|ANDREW W. MARR, JR.,
ENVIRONMENTAL THERMAL SYSTEMS, INC.; SAFE-TIRE DISPOSAL CORP.; RECYCLED ENERGY CORP.; SCOTT HOLDEN; HAROLD H. HOLDEN; HOLDEN ENERGY CORP.; COMP SOURCE OKLAHOMA; AETNA LIFE INS. CO-AETNA HEATH PLANS,
Plaintiff seeks review of the dismissal of his action for damages based on alleged violations of federal and state laws. The district court dismissed some defendants as immune and the remainder for failure to state a claim upon which relief could be granted. We have jurisdiction, and we affirm.
The gist of plaintiff's complaint is that the various defendants "made incompetent and incorrect medical decisions and were negligent in providing medical treatment as the [l]aw prescribes." R., Vol. I, Doc. 1, at 1. He contended his former employers were "in breach of written contracts," and that the refusal of other defendants to provide medical treatment has damaged his health and personal credit. Id. It appears the actions in question occurred in 1993 and 1995; plaintiff filed this action in July of 2002. Plaintiff sought damages "for a sum in excess of Fifty Thousand Dollars." Id. at 5.
In his amended complaint, plaintiff made revisions to the named defendants, amended certain claims, and requested in excess of $75,000. Id. at Doc. 31. The defendants moved to dismiss on various grounds; one defendant filed an answer. Plaintiff responded, furnishing copies of contracts, medical reports and other documents. Id. at Docs. 43-52.
The district court dismissed defendants Judge Edwards, the Workers' Compensation Court and the Oklahoma State Insurance Fund (now Comp Source Oklahoma) on immunity grounds. The other claims and defendants were dismissed without prejudice, with specific instructions to plaintiff regarding proper pleading requirements. Id. at Doc. 53. Plaintiff's appeal from this partial judgment, our case No. 02-6314, was dismissed for lack of appellate jurisdiction on May 28, 2003.
Meanwhile, plaintiff filed a second amended complaint in district court against the remaining private defendants and Comp Source Oklahoma. Id. at Doc. 62. In this complaint plaintiff alleged violations of his constitutional rights under 42 U.S.C. §§ 1983 and 1986, as well as violations of the Americans with Disabilities Act (ADA), Workers' Compensation laws, federal labor laws, the Medical Leave Act of 1993, and several state laws. Id. He further listed state law causes of action for fraud, theft, negligence, emotional distress, and others.
The defendants previously dismissed without prejudice then moved to dismiss the second amended complaint for failure to state a claim on which relief can be granted and as barred by the applicable statute of limitations. Id. at Docs. 63, 65. Specifically, defendants contended plaintiff had failed to allege, much less establish, that any of their actions were taken under color of state law. Defendants further argued that any alleged violations were barred by Oklahoma's two-year personal injury statute. See Okla. Stat. tit. 12, § 95. Plaintiff did not respond. The district court then dismissed the action with prejudice on the grounds plaintiff had failed to state a claim under Fed. R. Civ. P. 12(b)(6). Id. at Docs. 66-67.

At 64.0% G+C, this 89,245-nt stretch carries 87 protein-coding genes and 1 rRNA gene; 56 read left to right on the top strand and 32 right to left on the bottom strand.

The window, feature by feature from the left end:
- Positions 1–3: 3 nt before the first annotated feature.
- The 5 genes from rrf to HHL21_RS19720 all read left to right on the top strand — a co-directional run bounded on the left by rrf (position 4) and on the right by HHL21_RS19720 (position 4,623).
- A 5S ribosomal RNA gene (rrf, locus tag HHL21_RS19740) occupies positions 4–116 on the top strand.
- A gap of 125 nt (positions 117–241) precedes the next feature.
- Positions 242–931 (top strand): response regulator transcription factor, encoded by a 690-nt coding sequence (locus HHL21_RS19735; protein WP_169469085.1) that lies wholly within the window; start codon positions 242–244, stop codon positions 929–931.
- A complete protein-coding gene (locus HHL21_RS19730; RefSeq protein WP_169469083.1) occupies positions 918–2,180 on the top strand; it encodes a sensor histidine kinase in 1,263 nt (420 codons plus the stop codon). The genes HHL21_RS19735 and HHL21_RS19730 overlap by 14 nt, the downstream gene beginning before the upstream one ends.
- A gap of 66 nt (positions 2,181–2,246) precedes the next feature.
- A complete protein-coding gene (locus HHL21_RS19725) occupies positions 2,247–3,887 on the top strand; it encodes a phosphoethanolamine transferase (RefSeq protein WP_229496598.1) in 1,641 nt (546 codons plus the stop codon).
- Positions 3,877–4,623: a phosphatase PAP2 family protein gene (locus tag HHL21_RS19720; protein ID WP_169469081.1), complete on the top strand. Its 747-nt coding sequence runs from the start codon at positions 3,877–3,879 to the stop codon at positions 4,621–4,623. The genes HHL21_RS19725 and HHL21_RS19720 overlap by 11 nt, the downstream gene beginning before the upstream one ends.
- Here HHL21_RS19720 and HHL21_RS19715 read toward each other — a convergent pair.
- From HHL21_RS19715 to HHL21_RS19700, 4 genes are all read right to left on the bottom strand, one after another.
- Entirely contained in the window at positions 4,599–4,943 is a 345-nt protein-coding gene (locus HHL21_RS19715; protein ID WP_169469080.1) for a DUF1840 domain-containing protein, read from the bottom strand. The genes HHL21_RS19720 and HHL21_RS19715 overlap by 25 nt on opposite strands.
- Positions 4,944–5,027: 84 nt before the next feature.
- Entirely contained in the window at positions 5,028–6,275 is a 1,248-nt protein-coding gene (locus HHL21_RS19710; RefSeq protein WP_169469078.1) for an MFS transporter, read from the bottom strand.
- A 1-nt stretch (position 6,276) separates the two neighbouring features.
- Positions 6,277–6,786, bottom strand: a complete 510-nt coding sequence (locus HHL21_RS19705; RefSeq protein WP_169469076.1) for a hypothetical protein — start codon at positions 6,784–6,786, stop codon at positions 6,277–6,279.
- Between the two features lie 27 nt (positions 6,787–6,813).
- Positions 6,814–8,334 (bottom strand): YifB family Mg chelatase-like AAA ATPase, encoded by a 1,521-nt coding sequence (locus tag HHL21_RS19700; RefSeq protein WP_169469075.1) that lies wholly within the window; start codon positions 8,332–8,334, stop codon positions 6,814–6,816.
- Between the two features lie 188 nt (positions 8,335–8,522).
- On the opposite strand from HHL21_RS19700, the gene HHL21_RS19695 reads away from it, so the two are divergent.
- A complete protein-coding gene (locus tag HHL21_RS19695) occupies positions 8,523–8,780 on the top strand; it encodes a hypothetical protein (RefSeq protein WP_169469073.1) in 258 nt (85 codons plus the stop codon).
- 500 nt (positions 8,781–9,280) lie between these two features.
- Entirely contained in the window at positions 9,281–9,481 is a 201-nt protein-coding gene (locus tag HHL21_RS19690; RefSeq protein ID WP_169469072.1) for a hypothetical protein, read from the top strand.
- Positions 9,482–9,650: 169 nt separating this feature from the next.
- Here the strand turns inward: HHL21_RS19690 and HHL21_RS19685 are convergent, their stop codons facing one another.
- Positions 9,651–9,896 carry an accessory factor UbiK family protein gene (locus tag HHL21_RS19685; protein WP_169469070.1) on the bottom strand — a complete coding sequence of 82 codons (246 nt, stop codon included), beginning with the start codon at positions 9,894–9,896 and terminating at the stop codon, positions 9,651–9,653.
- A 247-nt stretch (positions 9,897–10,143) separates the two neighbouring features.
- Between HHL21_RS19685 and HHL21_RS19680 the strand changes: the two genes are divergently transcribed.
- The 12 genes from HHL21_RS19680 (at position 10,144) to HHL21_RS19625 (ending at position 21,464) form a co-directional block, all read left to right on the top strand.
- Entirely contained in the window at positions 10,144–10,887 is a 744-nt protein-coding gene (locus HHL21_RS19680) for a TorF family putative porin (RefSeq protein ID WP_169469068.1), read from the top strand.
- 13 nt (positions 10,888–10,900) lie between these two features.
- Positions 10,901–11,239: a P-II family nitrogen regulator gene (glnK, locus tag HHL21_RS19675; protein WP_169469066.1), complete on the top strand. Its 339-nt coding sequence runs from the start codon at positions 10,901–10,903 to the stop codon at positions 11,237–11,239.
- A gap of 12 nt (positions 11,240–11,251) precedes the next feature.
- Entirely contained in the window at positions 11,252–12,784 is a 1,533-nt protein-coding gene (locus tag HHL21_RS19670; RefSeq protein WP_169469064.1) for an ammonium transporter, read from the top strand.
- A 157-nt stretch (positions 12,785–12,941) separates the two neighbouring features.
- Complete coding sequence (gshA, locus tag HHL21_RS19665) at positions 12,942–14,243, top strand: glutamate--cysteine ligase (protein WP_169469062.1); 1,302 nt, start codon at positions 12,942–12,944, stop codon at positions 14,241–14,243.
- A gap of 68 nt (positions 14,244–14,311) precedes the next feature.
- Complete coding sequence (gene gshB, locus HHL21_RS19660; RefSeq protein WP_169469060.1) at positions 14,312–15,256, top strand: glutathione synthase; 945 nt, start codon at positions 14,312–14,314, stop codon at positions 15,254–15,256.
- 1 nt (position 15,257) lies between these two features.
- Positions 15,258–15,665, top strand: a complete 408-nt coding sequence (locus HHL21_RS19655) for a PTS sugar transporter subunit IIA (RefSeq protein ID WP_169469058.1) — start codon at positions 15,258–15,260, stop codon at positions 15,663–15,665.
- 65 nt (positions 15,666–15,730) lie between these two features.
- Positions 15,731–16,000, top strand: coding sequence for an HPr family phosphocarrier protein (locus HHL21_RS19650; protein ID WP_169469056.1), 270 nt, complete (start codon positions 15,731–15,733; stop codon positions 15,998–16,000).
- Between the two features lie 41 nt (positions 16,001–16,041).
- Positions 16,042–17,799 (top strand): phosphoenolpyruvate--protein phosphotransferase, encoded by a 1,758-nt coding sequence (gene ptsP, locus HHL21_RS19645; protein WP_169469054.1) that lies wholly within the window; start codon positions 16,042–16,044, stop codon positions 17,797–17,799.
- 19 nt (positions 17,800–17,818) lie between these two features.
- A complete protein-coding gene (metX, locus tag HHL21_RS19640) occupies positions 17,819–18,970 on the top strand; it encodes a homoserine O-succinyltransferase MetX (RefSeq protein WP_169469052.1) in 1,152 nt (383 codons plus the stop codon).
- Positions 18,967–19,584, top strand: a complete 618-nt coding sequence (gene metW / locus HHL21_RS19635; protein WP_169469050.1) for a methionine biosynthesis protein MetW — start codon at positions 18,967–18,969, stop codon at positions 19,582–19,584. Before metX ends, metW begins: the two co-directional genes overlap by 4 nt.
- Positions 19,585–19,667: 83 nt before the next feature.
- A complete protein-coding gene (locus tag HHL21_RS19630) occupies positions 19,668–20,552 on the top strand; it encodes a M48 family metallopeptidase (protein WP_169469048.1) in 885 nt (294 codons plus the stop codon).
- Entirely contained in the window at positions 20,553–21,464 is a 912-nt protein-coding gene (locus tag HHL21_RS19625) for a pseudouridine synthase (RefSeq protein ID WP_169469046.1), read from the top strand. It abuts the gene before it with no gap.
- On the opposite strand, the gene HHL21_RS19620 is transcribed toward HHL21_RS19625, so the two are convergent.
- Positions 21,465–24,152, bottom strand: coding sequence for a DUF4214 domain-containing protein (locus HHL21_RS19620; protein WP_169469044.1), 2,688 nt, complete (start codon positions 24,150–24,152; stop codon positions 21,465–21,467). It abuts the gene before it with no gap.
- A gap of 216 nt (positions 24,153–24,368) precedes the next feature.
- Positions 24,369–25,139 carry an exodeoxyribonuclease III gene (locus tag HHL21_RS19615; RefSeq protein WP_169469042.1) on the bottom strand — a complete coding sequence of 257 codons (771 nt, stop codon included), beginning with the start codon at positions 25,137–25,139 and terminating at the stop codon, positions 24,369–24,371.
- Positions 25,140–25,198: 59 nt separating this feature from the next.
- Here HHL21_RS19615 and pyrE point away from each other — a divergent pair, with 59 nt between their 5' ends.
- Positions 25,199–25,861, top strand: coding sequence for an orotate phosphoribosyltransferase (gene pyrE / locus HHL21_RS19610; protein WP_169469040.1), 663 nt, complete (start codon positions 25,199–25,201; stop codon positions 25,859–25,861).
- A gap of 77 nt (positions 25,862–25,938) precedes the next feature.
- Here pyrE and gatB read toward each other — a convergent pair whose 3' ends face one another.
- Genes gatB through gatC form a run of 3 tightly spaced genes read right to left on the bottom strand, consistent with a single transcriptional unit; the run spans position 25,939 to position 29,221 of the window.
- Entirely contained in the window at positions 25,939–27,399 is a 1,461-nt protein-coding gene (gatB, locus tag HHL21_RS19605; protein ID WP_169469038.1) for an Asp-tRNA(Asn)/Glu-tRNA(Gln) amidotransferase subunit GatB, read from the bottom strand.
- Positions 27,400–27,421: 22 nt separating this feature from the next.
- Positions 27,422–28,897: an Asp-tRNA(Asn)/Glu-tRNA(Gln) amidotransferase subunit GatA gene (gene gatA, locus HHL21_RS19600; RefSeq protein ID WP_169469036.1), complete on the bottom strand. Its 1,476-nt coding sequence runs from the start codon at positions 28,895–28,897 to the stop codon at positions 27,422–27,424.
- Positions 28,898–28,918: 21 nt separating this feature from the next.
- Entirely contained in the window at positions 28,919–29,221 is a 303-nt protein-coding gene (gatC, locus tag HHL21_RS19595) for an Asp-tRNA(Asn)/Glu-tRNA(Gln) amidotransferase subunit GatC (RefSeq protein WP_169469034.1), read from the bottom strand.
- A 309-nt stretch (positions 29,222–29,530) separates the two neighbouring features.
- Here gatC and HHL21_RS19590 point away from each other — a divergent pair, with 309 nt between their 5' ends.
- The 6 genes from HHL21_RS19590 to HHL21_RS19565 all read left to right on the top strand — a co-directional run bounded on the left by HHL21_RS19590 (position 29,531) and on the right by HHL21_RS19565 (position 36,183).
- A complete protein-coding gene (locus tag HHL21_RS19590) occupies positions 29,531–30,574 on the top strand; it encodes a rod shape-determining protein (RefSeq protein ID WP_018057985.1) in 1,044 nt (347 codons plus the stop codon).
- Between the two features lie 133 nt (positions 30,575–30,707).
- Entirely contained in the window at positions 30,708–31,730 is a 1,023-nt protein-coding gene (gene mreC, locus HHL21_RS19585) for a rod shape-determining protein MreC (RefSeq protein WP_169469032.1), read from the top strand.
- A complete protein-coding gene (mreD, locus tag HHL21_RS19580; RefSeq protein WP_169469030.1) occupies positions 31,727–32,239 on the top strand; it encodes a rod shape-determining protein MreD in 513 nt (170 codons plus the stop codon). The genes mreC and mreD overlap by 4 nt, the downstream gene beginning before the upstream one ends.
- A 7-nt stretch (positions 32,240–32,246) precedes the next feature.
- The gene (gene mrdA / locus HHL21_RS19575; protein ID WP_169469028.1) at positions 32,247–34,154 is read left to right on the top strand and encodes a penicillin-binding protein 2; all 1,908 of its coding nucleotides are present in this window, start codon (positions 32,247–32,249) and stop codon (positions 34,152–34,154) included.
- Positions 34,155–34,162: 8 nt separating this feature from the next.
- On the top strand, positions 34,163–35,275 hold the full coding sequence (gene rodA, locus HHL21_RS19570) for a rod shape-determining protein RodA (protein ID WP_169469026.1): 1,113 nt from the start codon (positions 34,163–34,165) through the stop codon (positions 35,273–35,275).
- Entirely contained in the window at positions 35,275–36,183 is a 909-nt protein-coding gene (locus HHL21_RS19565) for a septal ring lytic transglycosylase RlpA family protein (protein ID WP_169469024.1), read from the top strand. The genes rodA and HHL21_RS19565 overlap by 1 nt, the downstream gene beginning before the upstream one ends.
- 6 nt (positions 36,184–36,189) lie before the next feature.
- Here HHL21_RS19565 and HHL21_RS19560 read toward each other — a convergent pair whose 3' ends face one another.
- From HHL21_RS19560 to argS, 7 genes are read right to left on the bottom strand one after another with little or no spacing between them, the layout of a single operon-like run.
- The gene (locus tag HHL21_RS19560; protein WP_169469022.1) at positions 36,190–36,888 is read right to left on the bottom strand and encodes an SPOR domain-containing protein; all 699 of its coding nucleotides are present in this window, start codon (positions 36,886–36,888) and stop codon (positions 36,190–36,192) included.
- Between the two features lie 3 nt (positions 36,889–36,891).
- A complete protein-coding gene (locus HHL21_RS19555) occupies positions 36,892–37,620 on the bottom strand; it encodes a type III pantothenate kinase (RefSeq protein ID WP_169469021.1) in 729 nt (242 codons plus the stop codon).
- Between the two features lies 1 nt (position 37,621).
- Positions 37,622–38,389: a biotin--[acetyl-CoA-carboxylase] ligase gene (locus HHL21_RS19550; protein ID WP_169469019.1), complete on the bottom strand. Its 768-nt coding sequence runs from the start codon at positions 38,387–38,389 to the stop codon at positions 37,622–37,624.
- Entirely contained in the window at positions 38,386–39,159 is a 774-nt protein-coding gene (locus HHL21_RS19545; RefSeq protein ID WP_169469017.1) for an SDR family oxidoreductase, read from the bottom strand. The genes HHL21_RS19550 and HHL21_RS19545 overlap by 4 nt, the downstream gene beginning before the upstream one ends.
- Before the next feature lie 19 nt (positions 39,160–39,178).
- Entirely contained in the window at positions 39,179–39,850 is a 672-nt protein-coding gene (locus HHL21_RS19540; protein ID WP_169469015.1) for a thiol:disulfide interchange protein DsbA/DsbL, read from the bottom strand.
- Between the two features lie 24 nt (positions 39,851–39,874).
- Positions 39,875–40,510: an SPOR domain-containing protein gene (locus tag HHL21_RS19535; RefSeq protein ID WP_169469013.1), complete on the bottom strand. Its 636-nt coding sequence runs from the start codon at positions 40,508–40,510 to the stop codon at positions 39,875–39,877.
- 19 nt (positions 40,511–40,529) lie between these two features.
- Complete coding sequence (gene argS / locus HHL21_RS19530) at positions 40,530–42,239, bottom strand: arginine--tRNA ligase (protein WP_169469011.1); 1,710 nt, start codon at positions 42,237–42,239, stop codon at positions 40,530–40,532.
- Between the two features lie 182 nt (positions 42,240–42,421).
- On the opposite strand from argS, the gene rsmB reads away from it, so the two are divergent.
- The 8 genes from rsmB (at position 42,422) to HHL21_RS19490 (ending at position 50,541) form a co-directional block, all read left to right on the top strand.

We review the dismissal of a complaint under Rule 12(b)(6) de novo. Sutton v. Utah State Sch. for the Deaf & Blind, 173 F.3d 1226, 1236 (10th Cir. 1999). Dismissal was proper in this case because it was "'patently obvious' that the plaintiff could not prevail on the facts alleged, and allowing him an opportunity to [further] amend his complaint would be futile." Curley v. Perry, 246 F.3d 1278, 1281-82 (10th Cir. 2001) (quotation omitted).
The judgment of the district court is AFFIRMED for the reasons stated in the court's orders of June 27, 2003, and September 23, 2002. Plaintiff's motion to file a supplemental brief entitled "Complaint and Request for Declaratory and Summary Judgement [sic]" is DENIED. Defendants' request for attorneys' fees is DENIED.
Entered for the Court
Mary Beck Briscoe
*. This order and judgment is not binding precedent, except under the doctrines of law of the case, res judicata, and collateral estoppel. The court generally disfavors the citation of orders and judgments; nevertheless, an order and judgment may be cited under the terms and conditions of 10th Cir. R. 36.3.